Die Geschichte ist schnell erzählt; der Schreibstil angenehm, wenn auch manchmal etwas kühl. Hätte man das ganze etwas geschmirgelt wärs nicht störend gewesen, aber es ist definitiv lesbar.

Das Frauenbild ist im Gegensatz zu den meisten Märchen durchwegs positiv gezeichnet. Naja, bis auf Aschenputtel, die nach 200 Jahren keinen Bock mehr auf Bälle hat. Aber Virginia kann gehörig austeilen und auch die anderen Frauenfiguren sind keine Weicheier die nur darauf warten, von einem rostigen Ritter auf einem edlen Schimmel gerettet zu werden. Und selbst wenn sie mal Hilfe benötigen: Die Männer müssen genauso oft aus der Patsche geholt werden.

Das Buch basiert auf der Miniserie Das 10. Königreich. Und jetzt die Augen wieder Richtung Text rollen, es ist nämlich durchaus nicht schlecht. Genauso wenig wie die Serie, die bis auf die veraltete CGI wirklich gut ist.

Für Fans von:

Zwischen Schnee und Ebenholz von Ann-Kathrin Wolf, Sophie im Schloss des Zauberers von Diana Wynne Jones, Die Hausmärchen der Gebrüder Grimm. ( )
  Nomnivor | Jan 12, 2017 |
After having just re-read this and watched the miniseries I feel that a review is in order!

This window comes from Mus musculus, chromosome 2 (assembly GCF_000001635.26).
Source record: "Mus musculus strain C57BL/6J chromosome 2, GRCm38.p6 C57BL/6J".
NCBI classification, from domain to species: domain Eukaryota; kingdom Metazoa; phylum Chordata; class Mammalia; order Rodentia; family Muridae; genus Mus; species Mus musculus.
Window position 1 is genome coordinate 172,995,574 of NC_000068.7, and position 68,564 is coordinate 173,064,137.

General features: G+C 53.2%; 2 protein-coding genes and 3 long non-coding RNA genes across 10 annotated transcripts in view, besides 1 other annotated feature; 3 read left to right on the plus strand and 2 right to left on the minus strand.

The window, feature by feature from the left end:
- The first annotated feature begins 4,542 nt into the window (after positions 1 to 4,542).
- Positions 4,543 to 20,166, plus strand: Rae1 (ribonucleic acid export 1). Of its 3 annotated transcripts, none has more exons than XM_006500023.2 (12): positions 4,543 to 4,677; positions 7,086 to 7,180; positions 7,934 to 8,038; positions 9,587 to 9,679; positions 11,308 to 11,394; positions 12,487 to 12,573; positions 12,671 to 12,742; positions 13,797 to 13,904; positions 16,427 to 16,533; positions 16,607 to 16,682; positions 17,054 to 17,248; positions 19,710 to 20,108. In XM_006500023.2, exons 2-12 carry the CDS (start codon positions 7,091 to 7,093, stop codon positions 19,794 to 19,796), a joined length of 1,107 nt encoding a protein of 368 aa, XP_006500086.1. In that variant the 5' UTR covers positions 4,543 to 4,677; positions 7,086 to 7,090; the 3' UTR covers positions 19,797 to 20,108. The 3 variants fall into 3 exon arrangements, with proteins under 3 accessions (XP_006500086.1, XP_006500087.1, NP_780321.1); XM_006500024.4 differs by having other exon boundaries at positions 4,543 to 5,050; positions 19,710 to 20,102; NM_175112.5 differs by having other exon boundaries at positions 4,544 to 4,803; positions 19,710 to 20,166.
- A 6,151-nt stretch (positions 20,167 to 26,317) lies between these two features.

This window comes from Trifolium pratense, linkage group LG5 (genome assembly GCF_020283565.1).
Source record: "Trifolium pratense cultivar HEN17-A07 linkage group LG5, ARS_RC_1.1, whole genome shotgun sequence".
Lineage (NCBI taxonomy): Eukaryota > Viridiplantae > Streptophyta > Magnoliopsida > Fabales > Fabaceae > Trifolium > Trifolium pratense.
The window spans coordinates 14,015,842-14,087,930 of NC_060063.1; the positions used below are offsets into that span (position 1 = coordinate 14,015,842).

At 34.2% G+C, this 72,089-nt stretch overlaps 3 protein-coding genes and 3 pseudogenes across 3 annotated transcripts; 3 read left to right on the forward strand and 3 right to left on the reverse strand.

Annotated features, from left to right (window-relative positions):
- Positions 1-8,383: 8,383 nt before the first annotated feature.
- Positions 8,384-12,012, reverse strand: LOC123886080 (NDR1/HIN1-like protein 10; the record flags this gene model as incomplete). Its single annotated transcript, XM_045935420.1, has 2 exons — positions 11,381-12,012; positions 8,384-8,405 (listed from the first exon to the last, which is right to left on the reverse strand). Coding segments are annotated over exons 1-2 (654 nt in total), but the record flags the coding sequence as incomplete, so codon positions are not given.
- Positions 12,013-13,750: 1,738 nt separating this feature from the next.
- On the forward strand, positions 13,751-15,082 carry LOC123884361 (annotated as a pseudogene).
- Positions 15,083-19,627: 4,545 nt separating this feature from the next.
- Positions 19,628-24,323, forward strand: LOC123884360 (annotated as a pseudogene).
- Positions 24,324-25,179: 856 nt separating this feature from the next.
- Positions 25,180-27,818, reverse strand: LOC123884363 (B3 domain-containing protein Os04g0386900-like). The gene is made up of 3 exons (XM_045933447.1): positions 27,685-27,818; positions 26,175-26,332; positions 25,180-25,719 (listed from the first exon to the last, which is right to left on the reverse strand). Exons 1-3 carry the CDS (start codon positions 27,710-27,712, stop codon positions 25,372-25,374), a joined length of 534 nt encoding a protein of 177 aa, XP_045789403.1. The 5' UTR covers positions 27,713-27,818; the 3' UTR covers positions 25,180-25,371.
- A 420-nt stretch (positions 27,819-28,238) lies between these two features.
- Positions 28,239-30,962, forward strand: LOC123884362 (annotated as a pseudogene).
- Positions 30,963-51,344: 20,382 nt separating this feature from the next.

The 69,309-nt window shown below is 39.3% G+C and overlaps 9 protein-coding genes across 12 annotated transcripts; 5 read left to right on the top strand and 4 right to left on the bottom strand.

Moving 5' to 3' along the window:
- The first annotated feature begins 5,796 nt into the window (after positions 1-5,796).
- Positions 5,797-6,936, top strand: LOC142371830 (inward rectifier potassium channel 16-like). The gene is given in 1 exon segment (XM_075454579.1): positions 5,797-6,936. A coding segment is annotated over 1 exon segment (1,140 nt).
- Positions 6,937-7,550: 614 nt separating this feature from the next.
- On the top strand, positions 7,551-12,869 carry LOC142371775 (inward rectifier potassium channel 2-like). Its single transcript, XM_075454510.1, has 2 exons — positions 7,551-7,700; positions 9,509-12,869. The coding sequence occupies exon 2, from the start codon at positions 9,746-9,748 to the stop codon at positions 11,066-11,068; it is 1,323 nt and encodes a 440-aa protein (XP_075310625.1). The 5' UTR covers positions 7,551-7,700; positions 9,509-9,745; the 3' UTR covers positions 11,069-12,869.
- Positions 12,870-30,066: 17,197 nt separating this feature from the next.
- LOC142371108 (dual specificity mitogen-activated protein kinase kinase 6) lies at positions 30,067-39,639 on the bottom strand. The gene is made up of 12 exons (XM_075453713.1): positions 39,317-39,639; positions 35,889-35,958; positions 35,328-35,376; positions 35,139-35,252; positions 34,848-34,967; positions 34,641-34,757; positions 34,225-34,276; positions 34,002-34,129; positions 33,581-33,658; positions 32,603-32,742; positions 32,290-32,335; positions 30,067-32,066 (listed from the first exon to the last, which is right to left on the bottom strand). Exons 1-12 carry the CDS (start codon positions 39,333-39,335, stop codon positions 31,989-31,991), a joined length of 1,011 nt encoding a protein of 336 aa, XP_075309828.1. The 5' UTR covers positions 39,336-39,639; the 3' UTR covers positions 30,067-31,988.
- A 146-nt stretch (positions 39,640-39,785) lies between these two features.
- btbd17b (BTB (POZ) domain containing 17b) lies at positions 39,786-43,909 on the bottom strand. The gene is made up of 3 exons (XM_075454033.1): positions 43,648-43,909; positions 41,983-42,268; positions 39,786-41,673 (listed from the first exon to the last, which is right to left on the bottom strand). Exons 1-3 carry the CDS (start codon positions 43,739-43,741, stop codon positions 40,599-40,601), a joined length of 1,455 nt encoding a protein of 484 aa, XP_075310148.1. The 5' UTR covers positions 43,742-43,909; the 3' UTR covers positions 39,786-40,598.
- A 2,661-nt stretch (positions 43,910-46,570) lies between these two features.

The 10th Kingdom is a fantasy drama that incorporates the known and beloved Grimm's Fairy Tales along with modern New York. The story begins with two separate plot lines of Virginia and Tony in New York and Prince Wendell in the 4th Kingdom in a different (maybe parallel) universe which inevitably intertwine to tell the story of the 10th Kingdom.

The story opens with Virginia Lewis and her father, Tony who like on the edge of Central Park. Tony is a janitor in a nice apartment building and Virginia is a waitress who is jaded with life. She is convinced nothing exciting will ever happen to her. Meanwhile in another world where fairy tales aren't just stories, they're history, Prince Wendell the grandson of Snow White and heir to the 4th Kingdom is on his way to visit his evil stepmother in a maximum security prison because of reasons. The Queen, his stepmother, murdered his parents in her quest for power. At the prison Relish, the Troll King is busting his three children out of the jail when they encounter the Queen and her pet dog who they also release. The Queen has a plan to get back at Wendell for putting her in jail and to rule the 4th Kingdom.